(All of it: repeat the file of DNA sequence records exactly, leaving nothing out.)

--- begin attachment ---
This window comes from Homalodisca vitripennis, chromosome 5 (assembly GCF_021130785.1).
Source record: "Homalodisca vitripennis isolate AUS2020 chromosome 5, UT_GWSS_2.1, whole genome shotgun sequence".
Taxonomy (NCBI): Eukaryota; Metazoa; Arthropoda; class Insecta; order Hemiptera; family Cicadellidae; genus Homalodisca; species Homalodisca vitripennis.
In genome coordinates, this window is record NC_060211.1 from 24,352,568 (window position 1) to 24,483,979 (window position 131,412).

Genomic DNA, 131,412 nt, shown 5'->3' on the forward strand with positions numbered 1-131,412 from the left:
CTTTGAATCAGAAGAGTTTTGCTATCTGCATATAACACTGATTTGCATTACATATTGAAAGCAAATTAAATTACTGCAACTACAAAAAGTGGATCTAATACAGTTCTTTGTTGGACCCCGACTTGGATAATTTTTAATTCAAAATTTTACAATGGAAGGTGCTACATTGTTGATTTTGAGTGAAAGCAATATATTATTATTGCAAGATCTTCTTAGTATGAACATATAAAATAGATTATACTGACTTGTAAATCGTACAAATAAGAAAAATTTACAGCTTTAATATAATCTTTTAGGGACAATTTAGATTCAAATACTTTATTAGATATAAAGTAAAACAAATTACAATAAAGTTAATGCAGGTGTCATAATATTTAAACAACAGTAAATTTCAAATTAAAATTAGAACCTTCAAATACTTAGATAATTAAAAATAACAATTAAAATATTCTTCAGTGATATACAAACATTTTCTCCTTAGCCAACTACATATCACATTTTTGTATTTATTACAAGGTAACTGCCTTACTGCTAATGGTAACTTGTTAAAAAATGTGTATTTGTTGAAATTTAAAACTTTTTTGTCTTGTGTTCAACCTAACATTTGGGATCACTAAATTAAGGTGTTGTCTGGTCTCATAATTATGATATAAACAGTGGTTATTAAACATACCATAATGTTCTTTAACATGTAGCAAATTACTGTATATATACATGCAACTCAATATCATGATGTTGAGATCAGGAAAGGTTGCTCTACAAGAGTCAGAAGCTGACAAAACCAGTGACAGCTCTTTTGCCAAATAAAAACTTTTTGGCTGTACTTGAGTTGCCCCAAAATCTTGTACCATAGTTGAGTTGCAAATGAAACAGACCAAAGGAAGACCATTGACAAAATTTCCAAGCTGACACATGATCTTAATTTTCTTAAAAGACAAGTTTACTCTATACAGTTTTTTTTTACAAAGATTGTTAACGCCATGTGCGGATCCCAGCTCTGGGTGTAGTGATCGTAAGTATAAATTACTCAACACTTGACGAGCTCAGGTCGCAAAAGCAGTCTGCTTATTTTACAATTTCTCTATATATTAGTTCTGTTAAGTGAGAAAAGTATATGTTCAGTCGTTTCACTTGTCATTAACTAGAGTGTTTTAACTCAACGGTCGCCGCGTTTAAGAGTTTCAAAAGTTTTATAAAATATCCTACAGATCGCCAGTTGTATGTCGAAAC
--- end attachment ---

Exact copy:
This window comes from Homalodisca vitripennis, chromosome 5 (assembly GCF_021130785.1).
Source record: "Homalodisca vitripennis isolate AUS2020 chromosome 5, UT_GWSS_2.1, whole genome shotgun sequence".
Taxonomy (NCBI): Eukaryota; Metazoa; Arthropoda; class Insecta; order Hemiptera; family Cicadellidae; genus Homalodisca; species Homalodisca vitripennis.
In genome coordinates, this window is record NC_060211.1 from 24,352,568 (window position 1) to 24,483,979 (window position 131,412).

Genomic DNA, 131,412 nt, shown 5'->3' on the forward strand with positions numbered 1-131,412 from the left:
CTTTGAATCAGAAGAGTTTTGCTATCTGCATATAACACTGATTTGCATTACATATTGAAAGCAAATTAAATTACTGCAACTACAAAAAGTGGATCTAATACAGTTCTTTGTTGGACCCCGACTTGGATAATTTTTAATTCAAAATTTTACAATGGAAGGTGCTACATTGTTGATTTTGAGTGAAAGCAATATATTATTATTGCAAGATCTTCTTAGTATGAACATATAAAATAGATTATACTGACTTGTAAATCGTACAAATAAGAAAAATTTACAGCTTTAATATAATCTTTTAGGGACAATTTAGATTCAAATACTTTATTAGATATAAAGTAAAACAAATTACAATAAAGTTAATGCAGGTGTCATAATATTTAAACAACAGTAAATTTCAAATTAAAATTAGAACCTTCAAATACTTAGATAATTAAAAATAACAATTAAAATATTCTTCAGTGATATACAAACATTTTCTCCTTAGCCAACTACATATCACATTTTTGTATTTATTACAAGGTAACTGCCTTACTGCTAATGGTAACTTGTTAAAAAATGTGTATTTGTTGAAATTTAAAACTTTTTTGTCTTGTGTTCAACCTAACATTTGGGATCACTAAATTAAGGTGTTGTCTGGTCTCATAATTATGATATAAACAGTGGTTATTAAACATACCATAATGTTCTTTAACATGTAGCAAATTACTGTATATATACATGCAACTCAATATCATGATGTTGAGATCAGGAAAGGTTGCTCTACAAGAGTCAGAAGCTGACAAAACCAGTGACAGCTCTTTTGCCAAATAAAAACTTTTTGGCTGTACTTGAGTTGCCCCAAAATCTTGTACCATAGTTGAGTTGCAAATGAAACAGACCAAAGGAAGACCATTGACAAAATTTCCAAGCTGACACATGATCTTAATTTTCTTAAAAGACAAGTTTACTCTATACAGTTTTTTTTTACAAAGATTGTTAACGCCATGTGCGGATCCCAGCTCTGGGTGTAGTGATCGTAAGTATAAATTACTCAACACTTGACGAGCTCAGGTCGCAAAAGCAGTCTGCTTATTTTACAATTTCTCTATATATTAGTTCTGTTAAGTGAGAAAAGTATATGTTCAGTCGTTTCACTTGTCATTAACTAGAGTGTTTTAACTCAACGGTCGCCGCGTTTAAGAGTTTCAAAAGTTTTATAAAATATCCTACAGATCGCCAGTTGTATGTCGAAAC